—Mets manager Terry Collins, on Jenrry Mejia’s latest post-game celebration. (Ken Davidoff, New York Post)
“This game, you gotta enjoy it. But I tell you, if they say something wrong – bad word or something like it – then you’re going to be mad. I don’t say nothing to anybody. If they get a home run to me to win the game, break me. That’s your job. If you got me, you do the hit, home run, celebration. It’s over.”
—Mejia, on criticism about his over-the-top celebrations. (Mike Vorkunov, The Star-Ledger)
@Giancarlo818 I am deeply sorry about what happened tonight. I can't imagine what you and your family are going through. (Continue)…
@Giancarlo818 my thoughts and prayers are with you at this time. I feel horrible and hope for a speedy recovery.
— Mike Fiers (@Fiers64) September 12, 2014
The amount of support I have received from you guys has been tremendous & Heartfelt. I'm much better today & deeply appreciate your prayers!
— Giancarlo Stanton (@Giancarlo818) September 12, 2014
“I walked in and saw it, and they’d spelled my name 'Billey’ and 'Burnes.’ And I said to Eric Sogard, 'Look! They spelled my name wrong and my name is right on my locker! I was so flustered, I didn’t notice all the other things written on the sides of it, so I went and took a shower and I was telling guys, 'Yeah, they messed with my ball! My mom’s going to be upset about that.’ I went back and read the other stuff and it said, 'Shortstop trips and he was able to beat out a single,’ so I realized okay, that’s not real. They got me. I definitely believed it.”
—Athletics rookie outfielder Billy Burns, on his teammates tricking him into thinking that his name had been spelled incorrectly on the baseball that he had hit for his first career base knock. (Susan Slusser, San Francisco Chronicle)
“Definitely a tipping point in the game for us [Sunday]. Helped Edinson out, helped us out. Any time you turn a triple play I think you’re going to feel an instant boost of energy. You just don’t see them. It’s an exciting play. It was crisp. It was fun. I think that’s one of the things you’ve got to continue to find ways to do even when the score’s not your way. You’ve got to pour some fun over everything you do.”
—Pirates manager Clint Hurdle, on his defense turning a 5-4-3 triple play against the Cubs (Jenn Menendez, Pittsburgh Post-Gazette)
"As you well know, it's been documented this has been a miserable season for me, offensively. And really, defensively, too. I'm not getting as good of jumps as I need to get and my first step isn't as strong. But I feel like if I'm healthy enough to get out there and play, then I need to be doing that. This is a team, it's not only one guy. And I felt like me being in the lineup and being in the field can help the team. So, no, I don't have any regrets."
—Reds outfielder Jay Bruce, on returning to the lineup following knee surgery despite not having fully recovered (Manny Randhawa, MLB.com)
"I said, 'Wait, that ball is going to be far away and ugly.' That's what we say in the Dominican [Republic]… That ball is going out of any park. I hit it on the barrel really good."
—Marlins outfielder Marcell Ozuna, on hitting his 20th home run of the season (Craig Davis, Sun Sentinel)
"I haven't seen him enough at first. Think he had 25 games, something like that, at Lehigh Valley. So he's had more work at third than first. So I wouldn't know, but I know that he's a glove guy, he's defensive-minded, he's got real good hands and he's got real good feet. So things are the makings of a real good infielder. What I do notice is at third, he has the ability to, the tougher the play is, the softer that he gets. And that's all instincts. That's all natural. So he's able to either smother the ball, knock it down, stay relaxed, get the out and retreat on a ball to get the right hop. That's all footwork."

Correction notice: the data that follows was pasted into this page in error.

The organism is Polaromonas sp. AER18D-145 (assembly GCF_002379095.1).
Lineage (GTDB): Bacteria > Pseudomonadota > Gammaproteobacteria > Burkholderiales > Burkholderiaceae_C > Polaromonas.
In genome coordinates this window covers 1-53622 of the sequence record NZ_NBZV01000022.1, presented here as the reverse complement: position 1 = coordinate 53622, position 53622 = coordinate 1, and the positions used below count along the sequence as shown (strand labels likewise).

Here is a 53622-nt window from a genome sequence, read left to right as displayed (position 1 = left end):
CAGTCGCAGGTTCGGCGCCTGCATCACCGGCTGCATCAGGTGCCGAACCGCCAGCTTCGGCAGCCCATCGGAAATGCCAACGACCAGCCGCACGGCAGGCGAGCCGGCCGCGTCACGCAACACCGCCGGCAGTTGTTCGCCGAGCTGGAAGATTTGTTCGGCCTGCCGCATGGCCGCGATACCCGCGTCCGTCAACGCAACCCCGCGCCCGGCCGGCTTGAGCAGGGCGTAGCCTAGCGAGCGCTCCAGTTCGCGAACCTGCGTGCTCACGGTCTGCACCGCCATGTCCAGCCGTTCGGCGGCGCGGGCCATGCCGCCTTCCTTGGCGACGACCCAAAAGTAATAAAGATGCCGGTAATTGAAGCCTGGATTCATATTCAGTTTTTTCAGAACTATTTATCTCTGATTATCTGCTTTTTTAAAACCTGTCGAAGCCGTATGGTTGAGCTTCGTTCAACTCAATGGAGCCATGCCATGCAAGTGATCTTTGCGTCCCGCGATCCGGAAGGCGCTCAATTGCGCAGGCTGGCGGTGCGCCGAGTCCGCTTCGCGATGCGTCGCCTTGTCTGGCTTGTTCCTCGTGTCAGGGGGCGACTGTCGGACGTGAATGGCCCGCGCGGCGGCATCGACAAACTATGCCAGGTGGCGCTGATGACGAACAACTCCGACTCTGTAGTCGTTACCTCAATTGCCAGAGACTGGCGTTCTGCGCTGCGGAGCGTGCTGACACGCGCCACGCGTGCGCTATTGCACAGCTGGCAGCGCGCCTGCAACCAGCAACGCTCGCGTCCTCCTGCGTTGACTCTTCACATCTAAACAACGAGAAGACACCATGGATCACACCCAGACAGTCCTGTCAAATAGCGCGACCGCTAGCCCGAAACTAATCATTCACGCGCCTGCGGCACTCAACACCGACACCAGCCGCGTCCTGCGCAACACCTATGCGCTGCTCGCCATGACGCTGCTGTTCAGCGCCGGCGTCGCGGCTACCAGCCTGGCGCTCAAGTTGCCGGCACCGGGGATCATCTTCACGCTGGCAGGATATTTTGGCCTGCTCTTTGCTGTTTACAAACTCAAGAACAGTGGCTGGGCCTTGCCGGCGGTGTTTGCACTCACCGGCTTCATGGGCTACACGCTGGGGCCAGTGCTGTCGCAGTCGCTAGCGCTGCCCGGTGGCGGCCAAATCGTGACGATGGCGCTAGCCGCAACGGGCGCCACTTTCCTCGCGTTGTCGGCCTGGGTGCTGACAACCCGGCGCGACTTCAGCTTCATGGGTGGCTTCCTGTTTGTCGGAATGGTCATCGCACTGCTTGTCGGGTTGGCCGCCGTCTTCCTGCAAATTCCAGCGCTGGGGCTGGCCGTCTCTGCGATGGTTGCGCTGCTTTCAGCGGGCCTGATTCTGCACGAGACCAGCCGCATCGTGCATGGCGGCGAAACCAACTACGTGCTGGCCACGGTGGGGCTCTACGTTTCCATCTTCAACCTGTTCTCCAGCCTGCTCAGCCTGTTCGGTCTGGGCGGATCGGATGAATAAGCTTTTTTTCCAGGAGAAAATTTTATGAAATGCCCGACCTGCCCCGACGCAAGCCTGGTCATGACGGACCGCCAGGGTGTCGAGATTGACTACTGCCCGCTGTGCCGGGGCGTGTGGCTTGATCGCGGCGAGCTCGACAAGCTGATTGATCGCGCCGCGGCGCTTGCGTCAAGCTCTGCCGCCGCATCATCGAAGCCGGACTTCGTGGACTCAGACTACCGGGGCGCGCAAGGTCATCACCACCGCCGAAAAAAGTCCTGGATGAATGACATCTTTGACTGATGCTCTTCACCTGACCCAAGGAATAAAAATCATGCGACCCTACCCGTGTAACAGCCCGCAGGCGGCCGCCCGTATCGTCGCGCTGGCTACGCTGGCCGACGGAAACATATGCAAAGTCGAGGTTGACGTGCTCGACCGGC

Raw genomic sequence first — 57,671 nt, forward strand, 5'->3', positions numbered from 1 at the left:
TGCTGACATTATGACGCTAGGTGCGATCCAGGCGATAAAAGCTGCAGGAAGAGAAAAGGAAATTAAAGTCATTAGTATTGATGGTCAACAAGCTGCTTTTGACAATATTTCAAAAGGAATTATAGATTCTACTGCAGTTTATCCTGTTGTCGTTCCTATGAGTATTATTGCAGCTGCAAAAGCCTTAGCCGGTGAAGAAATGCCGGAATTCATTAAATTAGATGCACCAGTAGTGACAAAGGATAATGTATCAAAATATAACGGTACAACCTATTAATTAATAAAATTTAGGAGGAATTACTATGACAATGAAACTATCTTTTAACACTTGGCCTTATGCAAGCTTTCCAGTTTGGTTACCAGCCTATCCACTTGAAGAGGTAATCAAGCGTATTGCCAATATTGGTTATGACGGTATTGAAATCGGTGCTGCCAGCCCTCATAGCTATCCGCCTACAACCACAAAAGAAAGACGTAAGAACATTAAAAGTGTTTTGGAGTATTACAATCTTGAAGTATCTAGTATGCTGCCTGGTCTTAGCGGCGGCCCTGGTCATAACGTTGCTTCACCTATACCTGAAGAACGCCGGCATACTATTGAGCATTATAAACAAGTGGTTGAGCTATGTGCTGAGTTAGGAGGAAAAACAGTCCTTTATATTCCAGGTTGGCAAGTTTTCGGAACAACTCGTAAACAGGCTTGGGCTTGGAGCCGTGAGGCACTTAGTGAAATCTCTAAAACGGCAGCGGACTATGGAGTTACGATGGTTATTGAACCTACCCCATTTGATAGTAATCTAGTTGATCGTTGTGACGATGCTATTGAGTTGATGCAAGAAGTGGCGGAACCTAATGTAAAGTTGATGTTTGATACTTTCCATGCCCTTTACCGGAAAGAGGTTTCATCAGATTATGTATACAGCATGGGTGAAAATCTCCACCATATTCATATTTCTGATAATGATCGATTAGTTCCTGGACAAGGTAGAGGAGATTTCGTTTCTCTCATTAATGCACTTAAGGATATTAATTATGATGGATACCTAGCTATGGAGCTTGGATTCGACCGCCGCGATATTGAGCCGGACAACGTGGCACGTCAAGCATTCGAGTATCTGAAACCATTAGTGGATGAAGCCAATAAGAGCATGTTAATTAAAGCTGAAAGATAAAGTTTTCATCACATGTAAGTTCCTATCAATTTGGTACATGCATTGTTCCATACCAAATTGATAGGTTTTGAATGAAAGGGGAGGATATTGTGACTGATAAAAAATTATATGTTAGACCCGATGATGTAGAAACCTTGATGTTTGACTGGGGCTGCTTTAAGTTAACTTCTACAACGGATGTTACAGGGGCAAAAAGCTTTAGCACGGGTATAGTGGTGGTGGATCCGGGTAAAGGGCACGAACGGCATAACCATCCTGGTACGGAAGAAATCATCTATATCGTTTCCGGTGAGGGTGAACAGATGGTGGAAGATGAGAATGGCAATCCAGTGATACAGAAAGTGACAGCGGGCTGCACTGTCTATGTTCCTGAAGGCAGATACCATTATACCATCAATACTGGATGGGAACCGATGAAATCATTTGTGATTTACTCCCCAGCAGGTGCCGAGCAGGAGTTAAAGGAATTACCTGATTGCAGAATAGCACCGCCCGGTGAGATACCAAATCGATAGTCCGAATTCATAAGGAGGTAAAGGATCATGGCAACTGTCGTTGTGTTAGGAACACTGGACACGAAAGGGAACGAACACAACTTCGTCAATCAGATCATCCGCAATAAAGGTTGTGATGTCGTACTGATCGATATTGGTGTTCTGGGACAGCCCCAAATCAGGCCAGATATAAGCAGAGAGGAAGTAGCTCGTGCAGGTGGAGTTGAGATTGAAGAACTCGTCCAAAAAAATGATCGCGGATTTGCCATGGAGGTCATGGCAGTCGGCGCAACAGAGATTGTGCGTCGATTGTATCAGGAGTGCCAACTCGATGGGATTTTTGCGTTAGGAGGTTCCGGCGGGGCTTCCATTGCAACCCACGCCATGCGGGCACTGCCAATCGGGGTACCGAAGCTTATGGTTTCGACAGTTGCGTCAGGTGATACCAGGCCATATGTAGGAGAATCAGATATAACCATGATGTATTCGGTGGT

—Phillies manager Ryne Sandberg, on Maikel Franco’s infield defense (Erik Bacharach, MLB.com)
“It was a little loose for a while but I understand where the league is trying to go. The intent was to lessen the risk and lessen the injuries from collision. I understand they are trying to clean up what that exactly looks like and differentiate from how it’s going to be the rule from now on. It’s going to take time to see how it’s enforced.”
—Cardinals manager Mike Matheny, on MLB’s recent attempts to clarify the new catcher collision rule (Derrick Goold, St. Louis Post-Dispatch)
“He said to me, ‘I think I just cost you a couple of runs there.’ It's really one of those ‘what can you do?’ things. It's just something that happens sometimes. He wasn't trying to be in the way. The pitches just found him.”
—A’s first baseman Brandon Moss, referring to umpire Mike Muchlinski’s comments after two potential wild pitches thrown by Fernando Rodney hit Muchlinski in the legs. A’s outfielder Coco Crisp was on third base at the time, and could have scored had the balls gotten by Muchlinski. (John Hickey, San Jose Mercury News)
"I was surprised because I didn't think I did anything wrong. I was surprised they threw me out of the game. That was a two-seam fastball that moved inside to him. I was trying to pitch him inside. If it would have been a four-seam, it would have been a different story."
—Mets pitcher Bartolo Colon, on being ejected for hitting Jayson Werth with a pitch immediately after allowing a home run to Anthony Rendon (Anthony DiComo, MLB.com)
"We've got to put our personal stuff aside, especially this late in the season, and just try to get wins. As players, we've just got to do our job when we can and if he takes the ball from us, he takes the ball from us. I don't think he has any problem with the way I was throwing the ball. I mean, he shouldn't. But it is what it is."
—Nationals pitcher Tyler Clippard, on being removed from the game in the middle of the eighth inning (Dan Kolko, MASN Sports)
“All my respect goes to Ron Kittle for having had the rookie year he had. Now that we share a record, I'm really proud of the accomplishment.”
—Jose Abreu, who tied Ron Kittle for the White Sox single-season rookie record in home runs on Sunday, hitting his 35th of the year. (Scott Merkin, MLB.com)
“Hey. I'm sorry to put you in this situation.”
—Giants manager Bruce Bochy, during a pitching change in which Bochy brought his son, Brett, into the game for his major-league debut. When Brett Bochy entered the game in the sixth inning, the Giants were down 14-0 to the Dodgers. (Tim Brown, Yahoo Sports)